The Christian Church, therefore, in bidding us pray for the "Faithful Departed," is quite right. She implies thereby that Christians, when they go hence, do not at once attain such perfection as to place them in no need of our prayers for them.

But the supposition that there is no necessity to pray for those Departed ones who may enjoy the Presence of Christ, on the grounds that He knows exactly what to do for them, without our intercessions on their behalf—is a very unfounded one. If it had not been so often put forth as an argument against praying for departed Christians, we should have thought it impossible for any believer in Prayer of any kind to seriously advance it. The supposition proves too much; it amounts to an argument against praying for Christians who are in this life.

Our Lord Jesus Christ, without our intercessions on their behalf, knows exactly what to do for Christians, whether they be here on earth, or have passed into the Spiritual World. Are we, therefore, not to pray for the Christians in this life? Let us be consistent.

If there be no need for us to pray for departed Christians, because Christ knows what to do for them without our telling Him, then, by the same reasoning, there is no need for Christians in this world to pray for one another. The supposition, as we have said, proves too much.

A conception of the true significance of Prayer— that it is no expedient for informing God of our wants, and no means of inducing Him to be gracious to us, but that it is a Divinely appointed method whereby the soul of the one who prays, or that of the one who is prayed for, may be made receptive of blessing— a conception of this—would sweep away the erroneous notion which is present in the mind of this Questioner.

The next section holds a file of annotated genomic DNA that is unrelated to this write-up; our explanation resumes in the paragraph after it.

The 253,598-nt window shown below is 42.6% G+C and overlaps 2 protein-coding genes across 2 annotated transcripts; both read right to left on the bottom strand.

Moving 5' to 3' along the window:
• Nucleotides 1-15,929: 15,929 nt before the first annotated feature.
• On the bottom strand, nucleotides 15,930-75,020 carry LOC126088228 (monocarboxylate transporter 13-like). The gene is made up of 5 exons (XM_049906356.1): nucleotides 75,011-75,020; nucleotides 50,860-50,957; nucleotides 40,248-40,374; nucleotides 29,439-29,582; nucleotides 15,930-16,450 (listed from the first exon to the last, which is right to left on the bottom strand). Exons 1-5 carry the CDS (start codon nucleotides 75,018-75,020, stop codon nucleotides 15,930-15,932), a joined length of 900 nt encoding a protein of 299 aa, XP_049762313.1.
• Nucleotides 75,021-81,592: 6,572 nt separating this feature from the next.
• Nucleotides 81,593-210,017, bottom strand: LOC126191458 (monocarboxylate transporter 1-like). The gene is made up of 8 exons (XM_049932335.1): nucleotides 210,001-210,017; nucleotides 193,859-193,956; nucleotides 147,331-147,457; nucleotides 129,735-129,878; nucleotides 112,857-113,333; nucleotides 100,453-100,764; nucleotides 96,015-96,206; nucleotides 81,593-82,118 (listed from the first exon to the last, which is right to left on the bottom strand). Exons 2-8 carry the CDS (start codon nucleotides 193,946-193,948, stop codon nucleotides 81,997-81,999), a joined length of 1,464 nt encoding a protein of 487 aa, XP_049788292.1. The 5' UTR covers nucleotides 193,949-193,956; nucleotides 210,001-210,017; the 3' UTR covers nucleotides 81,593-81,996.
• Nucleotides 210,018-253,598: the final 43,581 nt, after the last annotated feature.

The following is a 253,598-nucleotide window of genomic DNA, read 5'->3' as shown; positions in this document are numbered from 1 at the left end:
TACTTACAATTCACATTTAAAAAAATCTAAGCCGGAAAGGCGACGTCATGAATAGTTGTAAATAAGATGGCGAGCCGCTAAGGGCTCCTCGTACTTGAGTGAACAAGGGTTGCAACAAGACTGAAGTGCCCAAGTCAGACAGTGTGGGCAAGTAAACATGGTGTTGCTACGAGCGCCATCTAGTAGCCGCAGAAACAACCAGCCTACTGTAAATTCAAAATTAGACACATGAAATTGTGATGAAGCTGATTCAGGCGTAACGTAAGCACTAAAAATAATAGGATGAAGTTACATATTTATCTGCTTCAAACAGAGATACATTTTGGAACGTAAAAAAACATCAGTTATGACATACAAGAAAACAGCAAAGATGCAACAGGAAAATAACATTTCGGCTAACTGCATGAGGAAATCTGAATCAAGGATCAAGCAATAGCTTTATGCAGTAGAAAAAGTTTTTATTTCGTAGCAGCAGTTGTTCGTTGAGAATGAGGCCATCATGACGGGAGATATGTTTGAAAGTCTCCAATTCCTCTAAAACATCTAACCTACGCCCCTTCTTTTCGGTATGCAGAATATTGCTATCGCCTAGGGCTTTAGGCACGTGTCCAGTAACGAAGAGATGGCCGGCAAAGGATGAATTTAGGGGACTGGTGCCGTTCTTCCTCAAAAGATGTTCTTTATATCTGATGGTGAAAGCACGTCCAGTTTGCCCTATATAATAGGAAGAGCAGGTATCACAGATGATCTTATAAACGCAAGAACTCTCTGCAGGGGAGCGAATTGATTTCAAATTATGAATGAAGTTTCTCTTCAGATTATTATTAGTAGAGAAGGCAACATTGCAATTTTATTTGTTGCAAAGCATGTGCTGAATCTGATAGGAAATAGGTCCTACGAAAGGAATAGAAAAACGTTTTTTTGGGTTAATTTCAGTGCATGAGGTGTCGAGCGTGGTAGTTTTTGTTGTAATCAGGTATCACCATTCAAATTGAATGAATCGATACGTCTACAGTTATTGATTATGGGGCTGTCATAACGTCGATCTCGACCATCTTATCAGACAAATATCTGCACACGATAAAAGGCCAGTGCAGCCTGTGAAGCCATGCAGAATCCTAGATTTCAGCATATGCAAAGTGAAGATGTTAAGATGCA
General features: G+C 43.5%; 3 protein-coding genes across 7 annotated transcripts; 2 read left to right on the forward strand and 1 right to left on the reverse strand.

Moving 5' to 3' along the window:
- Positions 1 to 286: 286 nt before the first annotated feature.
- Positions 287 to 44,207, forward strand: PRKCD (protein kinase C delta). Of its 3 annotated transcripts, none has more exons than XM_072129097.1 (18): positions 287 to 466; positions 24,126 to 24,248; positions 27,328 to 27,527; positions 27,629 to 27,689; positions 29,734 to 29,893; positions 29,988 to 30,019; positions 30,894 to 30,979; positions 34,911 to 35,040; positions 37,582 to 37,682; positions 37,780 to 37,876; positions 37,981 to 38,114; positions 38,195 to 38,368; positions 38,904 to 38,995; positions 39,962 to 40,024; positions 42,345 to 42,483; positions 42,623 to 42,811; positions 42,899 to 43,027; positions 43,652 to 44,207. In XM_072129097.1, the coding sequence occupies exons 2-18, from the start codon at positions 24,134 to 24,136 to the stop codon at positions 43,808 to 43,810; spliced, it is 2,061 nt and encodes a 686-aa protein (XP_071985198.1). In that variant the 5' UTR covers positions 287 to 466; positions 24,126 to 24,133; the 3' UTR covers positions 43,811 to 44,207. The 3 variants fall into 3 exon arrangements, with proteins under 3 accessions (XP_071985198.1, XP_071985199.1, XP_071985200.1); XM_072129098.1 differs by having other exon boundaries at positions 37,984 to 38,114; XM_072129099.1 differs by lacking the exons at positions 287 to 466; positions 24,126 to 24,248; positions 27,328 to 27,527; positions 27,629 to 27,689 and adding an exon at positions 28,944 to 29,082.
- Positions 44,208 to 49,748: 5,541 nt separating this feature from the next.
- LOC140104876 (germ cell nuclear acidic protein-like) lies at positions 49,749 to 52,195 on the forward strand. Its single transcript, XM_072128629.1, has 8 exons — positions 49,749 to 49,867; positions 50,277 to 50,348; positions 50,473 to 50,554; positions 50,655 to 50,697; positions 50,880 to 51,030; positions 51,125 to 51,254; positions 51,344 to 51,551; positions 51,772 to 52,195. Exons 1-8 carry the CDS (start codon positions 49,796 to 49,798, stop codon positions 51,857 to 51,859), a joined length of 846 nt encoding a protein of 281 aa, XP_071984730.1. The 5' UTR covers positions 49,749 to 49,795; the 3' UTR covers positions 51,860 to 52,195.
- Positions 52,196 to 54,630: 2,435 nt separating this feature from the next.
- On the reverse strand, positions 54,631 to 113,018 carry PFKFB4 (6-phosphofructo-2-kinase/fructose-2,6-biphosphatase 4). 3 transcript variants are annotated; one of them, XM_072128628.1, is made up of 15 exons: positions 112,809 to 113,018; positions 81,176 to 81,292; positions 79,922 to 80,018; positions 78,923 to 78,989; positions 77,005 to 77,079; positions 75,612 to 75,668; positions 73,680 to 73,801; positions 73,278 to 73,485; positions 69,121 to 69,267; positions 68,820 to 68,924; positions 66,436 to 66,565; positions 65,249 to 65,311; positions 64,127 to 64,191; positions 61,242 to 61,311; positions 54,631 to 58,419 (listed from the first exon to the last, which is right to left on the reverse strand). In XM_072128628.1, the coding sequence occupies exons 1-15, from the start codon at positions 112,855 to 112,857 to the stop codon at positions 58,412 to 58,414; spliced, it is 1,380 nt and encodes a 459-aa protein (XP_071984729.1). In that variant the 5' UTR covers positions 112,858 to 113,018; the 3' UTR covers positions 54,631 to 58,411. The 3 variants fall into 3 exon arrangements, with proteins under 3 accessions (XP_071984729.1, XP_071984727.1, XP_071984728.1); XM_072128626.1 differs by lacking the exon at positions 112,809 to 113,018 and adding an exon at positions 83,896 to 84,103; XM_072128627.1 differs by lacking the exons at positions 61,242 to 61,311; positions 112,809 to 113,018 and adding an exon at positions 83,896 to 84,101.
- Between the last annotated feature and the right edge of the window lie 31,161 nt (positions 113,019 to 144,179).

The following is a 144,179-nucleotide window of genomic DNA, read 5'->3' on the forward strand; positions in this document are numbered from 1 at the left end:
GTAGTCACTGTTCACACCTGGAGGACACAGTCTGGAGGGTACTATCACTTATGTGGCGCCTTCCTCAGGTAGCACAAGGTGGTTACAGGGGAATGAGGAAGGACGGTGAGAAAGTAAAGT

We pray for Christians here and for Christians There, because Prayer is a Mind-impulse which, when touched by the Holy Spirit of God, can affect other minds, and move them towards growth and attunement with the Higher.

"Brethren, pray for me," wrote St. Paul in whom was the Christ. "Pray for us," say those saintly ones who have gone hence to be with Jesus, "we are amid the Alps of the Celestial, but there are still higher peaks on which the Master has bidden us meet Him. Every prayer you breathe for us sends a God-vibration to our advancing spirit; and from the heights above us, and from the earth-plane below us, we catch the impulse that constitutes the very inspiration of our being—' Excelsior.' "

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Other Books by Rev. Chambers:

"Man and the Spiritual World" (1903 UK Edition)
"Thoughts of the Spiritual" (1905 American Edition)

Rev. Arthur Chambers Returns From "Death" To Speak Through The Zodiac Circle